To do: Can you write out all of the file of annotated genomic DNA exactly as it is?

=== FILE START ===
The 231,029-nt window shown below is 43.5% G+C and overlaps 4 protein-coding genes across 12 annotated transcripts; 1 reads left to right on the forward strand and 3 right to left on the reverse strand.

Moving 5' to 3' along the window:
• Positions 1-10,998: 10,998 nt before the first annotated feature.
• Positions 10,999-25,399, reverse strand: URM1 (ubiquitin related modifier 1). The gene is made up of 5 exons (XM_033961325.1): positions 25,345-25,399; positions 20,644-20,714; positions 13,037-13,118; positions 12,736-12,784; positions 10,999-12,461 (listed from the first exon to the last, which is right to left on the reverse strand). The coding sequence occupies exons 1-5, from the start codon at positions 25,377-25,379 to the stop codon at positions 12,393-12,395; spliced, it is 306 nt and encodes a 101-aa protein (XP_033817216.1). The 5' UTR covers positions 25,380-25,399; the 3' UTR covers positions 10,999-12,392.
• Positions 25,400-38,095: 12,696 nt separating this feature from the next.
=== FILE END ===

The 231,029-nt window shown below is 43.5% G+C and overlaps 4 protein-coding genes across 12 annotated transcripts; 1 reads left to right on the forward strand and 3 right to left on the reverse strand.

Moving 5' to 3' along the window:
• Positions 1-10,998: 10,998 nt before the first annotated feature.
• Positions 10,999-25,399, reverse strand: URM1 (ubiquitin related modifier 1). The gene is made up of 5 exons (XM_033961325.1): positions 25,345-25,399; positions 20,644-20,714; positions 13,037-13,118; positions 12,736-12,784; positions 10,999-12,461 (listed from the first exon to the last, which is right to left on the reverse strand). The coding sequence occupies exons 1-5, from the start codon at positions 25,377-25,379 to the stop codon at positions 12,393-12,395; spliced, it is 306 nt and encodes a 101-aa protein (XP_033817216.1). The 5' UTR covers positions 25,380-25,399; the 3' UTR covers positions 10,999-12,392.
• Positions 25,400-38,095: 12,696 nt separating this feature from the next.